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Golf: Chella Choi and father both winners at Marathon Classic

Chella Choi celebrates her Marathon Classic win with her dad, her caddie of eight years. Photos: AFP.

Chella Choi celebrates her Marathon Classic win with her dad, her caddie of eight years. Photos: AFP.

July 20, 2015: Chella Choi’s dad, a former police officer, can now finally get his wish and retire as her caddie after eight years – seven on the LPGA and one on the Symetra Tour, as reported on www.lpga.com.

 

The agreement between father and daughter was that he would stay on the bag until they hoisted a trophy together. They did that on Sunday at the Marathon Classic, outlasting fellow Korean Jang Ha-na on the first playoff hole with a par for Choi’s first career LPGA win in her 157th start on Tour.

 

“I can’t believe it. I can’t believe,” said Choi, who lost a four-way playoff at the Manulife Financial LPGA Classic in 2012. “It’s my dream coming true. It’s very exciting.

 

“I’ve worked with my father for eight years, so I’m excited for him. The first time win is hard, but second and third are easier, so hopefully this is a turning point for me.”

 

Choi, 24, yanked her drive in the left woods off of the 18th tee – her first missed fairway of the day – and looked toast in her bid for her first ever LPGA win. But Choi punched out, laid up and hit her fourth shot into the par-five 18th eight feet right of the hole to give herself a shot.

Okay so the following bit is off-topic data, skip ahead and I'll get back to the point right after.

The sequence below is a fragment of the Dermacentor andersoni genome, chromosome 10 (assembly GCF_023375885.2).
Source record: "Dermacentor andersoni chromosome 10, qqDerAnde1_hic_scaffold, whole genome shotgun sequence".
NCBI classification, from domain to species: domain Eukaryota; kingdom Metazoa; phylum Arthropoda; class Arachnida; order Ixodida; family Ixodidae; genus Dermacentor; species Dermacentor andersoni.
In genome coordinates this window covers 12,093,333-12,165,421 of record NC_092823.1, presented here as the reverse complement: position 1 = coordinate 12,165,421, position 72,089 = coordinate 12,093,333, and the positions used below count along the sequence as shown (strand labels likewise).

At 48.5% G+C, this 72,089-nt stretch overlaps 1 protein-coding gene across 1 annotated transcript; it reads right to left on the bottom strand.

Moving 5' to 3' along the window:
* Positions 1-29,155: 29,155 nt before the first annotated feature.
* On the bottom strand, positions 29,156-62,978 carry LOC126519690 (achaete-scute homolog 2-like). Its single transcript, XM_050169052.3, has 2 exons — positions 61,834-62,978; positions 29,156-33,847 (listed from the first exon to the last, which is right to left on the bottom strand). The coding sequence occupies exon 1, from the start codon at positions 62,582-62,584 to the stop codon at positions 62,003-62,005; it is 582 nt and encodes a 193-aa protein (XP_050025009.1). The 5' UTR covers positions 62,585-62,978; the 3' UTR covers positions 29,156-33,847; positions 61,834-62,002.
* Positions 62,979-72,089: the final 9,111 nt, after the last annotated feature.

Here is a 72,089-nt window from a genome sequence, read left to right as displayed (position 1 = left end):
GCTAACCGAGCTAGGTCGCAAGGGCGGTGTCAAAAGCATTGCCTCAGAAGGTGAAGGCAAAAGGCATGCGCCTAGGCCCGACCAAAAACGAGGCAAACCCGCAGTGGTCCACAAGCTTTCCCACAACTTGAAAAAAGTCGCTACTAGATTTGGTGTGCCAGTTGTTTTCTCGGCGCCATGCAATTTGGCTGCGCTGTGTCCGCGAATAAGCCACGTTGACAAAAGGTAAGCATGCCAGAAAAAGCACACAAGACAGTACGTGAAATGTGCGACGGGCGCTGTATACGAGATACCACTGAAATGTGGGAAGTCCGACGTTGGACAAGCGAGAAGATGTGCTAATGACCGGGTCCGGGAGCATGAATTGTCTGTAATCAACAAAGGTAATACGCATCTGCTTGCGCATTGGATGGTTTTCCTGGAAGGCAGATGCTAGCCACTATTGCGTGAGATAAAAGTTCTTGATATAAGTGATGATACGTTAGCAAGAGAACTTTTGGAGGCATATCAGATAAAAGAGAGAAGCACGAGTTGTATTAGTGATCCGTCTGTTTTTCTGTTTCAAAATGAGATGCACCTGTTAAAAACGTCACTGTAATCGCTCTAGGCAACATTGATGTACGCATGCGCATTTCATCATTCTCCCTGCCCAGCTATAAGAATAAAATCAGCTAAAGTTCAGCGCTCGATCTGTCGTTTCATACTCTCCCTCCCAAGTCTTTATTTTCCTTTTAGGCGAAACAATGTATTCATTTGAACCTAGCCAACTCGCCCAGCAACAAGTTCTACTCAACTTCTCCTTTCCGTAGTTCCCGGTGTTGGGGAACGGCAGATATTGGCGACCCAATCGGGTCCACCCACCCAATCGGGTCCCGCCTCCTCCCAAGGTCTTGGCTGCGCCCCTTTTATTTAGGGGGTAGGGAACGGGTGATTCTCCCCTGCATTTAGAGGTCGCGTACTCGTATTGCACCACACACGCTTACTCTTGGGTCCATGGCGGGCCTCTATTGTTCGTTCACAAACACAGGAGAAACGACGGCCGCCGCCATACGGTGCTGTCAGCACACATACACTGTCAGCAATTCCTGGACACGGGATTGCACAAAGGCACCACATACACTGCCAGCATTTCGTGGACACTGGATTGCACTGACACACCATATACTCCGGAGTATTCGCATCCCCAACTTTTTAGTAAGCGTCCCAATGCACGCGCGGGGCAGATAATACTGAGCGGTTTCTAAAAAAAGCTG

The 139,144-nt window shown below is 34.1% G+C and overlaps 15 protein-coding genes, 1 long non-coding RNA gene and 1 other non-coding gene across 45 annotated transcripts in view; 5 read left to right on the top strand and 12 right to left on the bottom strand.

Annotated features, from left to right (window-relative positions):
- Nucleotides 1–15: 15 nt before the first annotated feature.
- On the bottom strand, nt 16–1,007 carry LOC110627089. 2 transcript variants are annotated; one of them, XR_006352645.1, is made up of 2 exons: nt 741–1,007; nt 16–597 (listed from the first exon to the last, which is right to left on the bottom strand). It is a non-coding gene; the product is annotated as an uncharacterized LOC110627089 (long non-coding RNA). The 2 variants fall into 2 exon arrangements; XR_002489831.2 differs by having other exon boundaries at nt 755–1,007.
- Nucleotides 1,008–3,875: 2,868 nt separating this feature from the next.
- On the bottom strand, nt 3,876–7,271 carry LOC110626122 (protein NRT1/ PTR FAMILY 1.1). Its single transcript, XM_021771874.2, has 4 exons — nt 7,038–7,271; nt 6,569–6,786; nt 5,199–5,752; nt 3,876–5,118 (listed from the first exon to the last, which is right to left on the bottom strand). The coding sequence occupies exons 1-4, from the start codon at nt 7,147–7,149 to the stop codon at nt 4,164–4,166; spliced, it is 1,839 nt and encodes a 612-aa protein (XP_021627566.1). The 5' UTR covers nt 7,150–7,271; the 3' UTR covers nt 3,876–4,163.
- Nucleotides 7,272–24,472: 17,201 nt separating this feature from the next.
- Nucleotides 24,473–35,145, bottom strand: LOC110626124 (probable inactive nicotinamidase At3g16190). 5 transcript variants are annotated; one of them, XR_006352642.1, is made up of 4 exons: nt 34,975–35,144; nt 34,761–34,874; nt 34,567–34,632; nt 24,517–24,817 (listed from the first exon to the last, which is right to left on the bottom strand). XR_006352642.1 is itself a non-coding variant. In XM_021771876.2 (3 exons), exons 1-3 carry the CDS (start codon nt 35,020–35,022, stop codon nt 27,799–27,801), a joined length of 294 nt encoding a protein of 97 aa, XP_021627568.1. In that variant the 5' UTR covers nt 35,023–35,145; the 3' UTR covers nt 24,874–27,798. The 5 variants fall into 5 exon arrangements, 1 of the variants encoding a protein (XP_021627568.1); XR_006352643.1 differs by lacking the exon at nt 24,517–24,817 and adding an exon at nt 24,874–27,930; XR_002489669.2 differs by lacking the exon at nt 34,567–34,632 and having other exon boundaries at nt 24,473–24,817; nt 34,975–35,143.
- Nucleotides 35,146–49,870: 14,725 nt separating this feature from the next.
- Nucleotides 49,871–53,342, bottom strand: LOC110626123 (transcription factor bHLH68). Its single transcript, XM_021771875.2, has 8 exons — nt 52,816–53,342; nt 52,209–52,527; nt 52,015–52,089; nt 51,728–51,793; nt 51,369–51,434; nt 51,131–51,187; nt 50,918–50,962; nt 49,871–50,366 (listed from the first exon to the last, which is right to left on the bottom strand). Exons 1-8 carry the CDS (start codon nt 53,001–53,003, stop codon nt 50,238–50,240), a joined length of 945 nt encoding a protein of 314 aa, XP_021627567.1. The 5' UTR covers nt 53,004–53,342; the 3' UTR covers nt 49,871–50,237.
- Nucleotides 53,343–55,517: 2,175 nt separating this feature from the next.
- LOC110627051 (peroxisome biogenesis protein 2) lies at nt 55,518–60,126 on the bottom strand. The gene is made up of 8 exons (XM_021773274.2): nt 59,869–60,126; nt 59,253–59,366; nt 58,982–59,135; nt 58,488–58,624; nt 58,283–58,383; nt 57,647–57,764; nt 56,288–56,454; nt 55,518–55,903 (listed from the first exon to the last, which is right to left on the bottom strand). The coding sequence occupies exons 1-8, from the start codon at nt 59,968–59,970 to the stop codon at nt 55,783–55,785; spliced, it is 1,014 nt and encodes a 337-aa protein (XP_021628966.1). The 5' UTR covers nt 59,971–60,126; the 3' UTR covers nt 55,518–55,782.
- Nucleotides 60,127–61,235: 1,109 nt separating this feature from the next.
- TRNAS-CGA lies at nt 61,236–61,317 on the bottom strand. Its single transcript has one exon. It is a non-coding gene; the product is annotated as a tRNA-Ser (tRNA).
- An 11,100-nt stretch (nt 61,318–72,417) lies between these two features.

The Florida resident still needed to hole her putt and for Jang to miss her 10-foot birdie putt to force a playoff. Both happened, as Choi (66) and Jang (68) finished on 14-under.

 

Jang then airmailed her third shot over on the first playoff hole and raced her chip past, meaning Choi had her first career win in hand.

 

Choi beat Jang Ha-na in a playoff to win her first LPGA title in her 157th start on Tour.

Choi beat Jang Ha-na in a playoff to win her first LPGA title in her 157th start on Tour.

“I missed my tee-shot and I don’t have confidence in winning, like I don’t have experience of winning, so I was really a little bit nervous,” Choi said.

 

“I tried to focus and my father said, ‘It’s okay. You like a draw hole. Try to be patient and make par.’ I tried to be patient and focus on just trying to make a par, so I made a par … I’m so excited!”

 

It didn’t always look like Choi’s tournament to win when Lydia Ko, in the group ahead, stormed into the lead with four birdies in a front-nine four-under-par 30.

 

However, the former World No. 1 played the back nine in even par and wasn’t able to birdie the last on her way to a 67 that left the defending champion one shot shy of the playoff.

 

“I played really solid the front nine and that’s all I could really do,” Ko said. “I know it would have been great if I could continue that on the back nine, but it just wasn’t going. I think four-under is a good score at the end of the day.”

 

China No. 1 Feng Shanshan joined Ko in a tie for third, while Koreans Kim Hyo-joo and Q Baek and American Brittany Lang tied for fifth.

 

Source: LPGA (www.lpga.com); Editing by SportAsia

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